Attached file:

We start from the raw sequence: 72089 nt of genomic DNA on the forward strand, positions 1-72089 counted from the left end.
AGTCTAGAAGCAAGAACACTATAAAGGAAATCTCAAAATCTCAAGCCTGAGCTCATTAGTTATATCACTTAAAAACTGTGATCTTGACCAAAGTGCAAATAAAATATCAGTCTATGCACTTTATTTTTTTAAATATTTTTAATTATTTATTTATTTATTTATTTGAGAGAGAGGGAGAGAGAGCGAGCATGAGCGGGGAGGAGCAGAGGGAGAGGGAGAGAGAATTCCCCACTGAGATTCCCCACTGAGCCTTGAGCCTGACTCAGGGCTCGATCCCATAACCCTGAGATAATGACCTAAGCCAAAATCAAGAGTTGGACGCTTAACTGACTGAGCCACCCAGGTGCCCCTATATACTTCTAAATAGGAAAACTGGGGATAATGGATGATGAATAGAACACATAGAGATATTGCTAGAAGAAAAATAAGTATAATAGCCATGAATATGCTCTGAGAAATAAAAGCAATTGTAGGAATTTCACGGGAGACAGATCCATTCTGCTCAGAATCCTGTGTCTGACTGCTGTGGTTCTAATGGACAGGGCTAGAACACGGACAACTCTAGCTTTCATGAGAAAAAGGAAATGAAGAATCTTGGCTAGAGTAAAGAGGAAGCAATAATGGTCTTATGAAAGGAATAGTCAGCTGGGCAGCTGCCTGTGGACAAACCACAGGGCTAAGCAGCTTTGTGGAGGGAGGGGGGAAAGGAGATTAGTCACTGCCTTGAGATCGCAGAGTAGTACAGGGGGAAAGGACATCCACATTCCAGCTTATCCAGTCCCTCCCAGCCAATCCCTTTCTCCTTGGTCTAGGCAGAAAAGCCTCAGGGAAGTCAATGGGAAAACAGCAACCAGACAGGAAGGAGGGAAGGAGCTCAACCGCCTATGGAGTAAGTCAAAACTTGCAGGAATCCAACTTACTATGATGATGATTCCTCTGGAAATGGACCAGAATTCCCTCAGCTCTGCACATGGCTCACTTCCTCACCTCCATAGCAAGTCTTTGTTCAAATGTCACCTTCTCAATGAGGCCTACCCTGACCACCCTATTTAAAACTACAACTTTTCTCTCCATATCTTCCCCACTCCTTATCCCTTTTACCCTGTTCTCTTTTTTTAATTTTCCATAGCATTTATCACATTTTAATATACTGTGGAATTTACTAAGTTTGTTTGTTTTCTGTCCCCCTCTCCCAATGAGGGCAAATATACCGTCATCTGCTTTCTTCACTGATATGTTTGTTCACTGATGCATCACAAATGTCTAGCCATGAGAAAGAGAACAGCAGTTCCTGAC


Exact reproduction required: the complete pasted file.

We start from the raw sequence: 72089 nt of genomic DNA on the forward strand, positions 1-72089 counted from the left end.
AGTCTAGAAGCAAGAACACTATAAAGGAAATCTCAAAATCTCAAGCCTGAGCTCATTAGTTATATCACTTAAAAACTGTGATCTTGACCAAAGTGCAAATAAAATATCAGTCTATGCACTTTATTTTTTTAAATATTTTTAATTATTTATTTATTTATTTATTTGAGAGAGAGGGAGAGAGAGCGAGCATGAGCGGGGAGGAGCAGAGGGAGAGGGAGAGAGAATTCCCCACTGAGATTCCCCACTGAGCCTTGAGCCTGACTCAGGGCTCGATCCCATAACCCTGAGATAATGACCTAAGCCAAAATCAAGAGTTGGACGCTTAACTGACTGAGCCACCCAGGTGCCCCTATATACTTCTAAATAGGAAAACTGGGGATAATGGATGATGAATAGAACACATAGAGATATTGCTAGAAGAAAAATAAGTATAATAGCCATGAATATGCTCTGAGAAATAAAAGCAATTGTAGGAATTTCACGGGAGACAGATCCATTCTGCTCAGAATCCTGTGTCTGACTGCTGTGGTTCTAATGGACAGGGCTAGAACACGGACAACTCTAGCTTTCATGAGAAAAAGGAAATGAAGAATCTTGGCTAGAGTAAAGAGGAAGCAATAATGGTCTTATGAAAGGAATAGTCAGCTGGGCAGCTGCCTGTGGACAAACCACAGGGCTAAGCAGCTTTGTGGAGGGAGGGGGGAAAGGAGATTAGTCACTGCCTTGAGATCGCAGAGTAGTACAGGGGGAAAGGACATCCACATTCCAGCTTATCCAGTCCCTCCCAGCCAATCCCTTTCTCCTTGGTCTAGGCAGAAAAGCCTCAGGGAAGTCAATGGGAAAACAGCAACCAGACAGGAAGGAGGGAAGGAGCTCAACCGCCTATGGAGTAAGTCAAAACTTGCAGGAATCCAACTTACTATGATGATGATTCCTCTGGAAATGGACCAGAATTCCCTCAGCTCTGCACATGGCTCACTTCCTCACCTCCATAGCAAGTCTTTGTTCAAATGTCACCTTCTCAATGAGGCCTACCCTGACCACCCTATTTAAAACTACAACTTTTCTCTCCATATCTTCCCCACTCCTTATCCCTTTTACCCTGTTCTCTTTTTTTAATTTTCCATAGCATTTATCACATTTTAATATACTGTGGAATTTACTAAGTTTGTTTGTTTTCTGTCCCCCTCTCCCAATGAGGGCAAATATACCGTCATCTGCTTTCTTCACTGATATGTTTGTTCACTGATGCATCACAAATGTCTAGCCATGAGAAAGAGAACAGCAGTTCCTGAC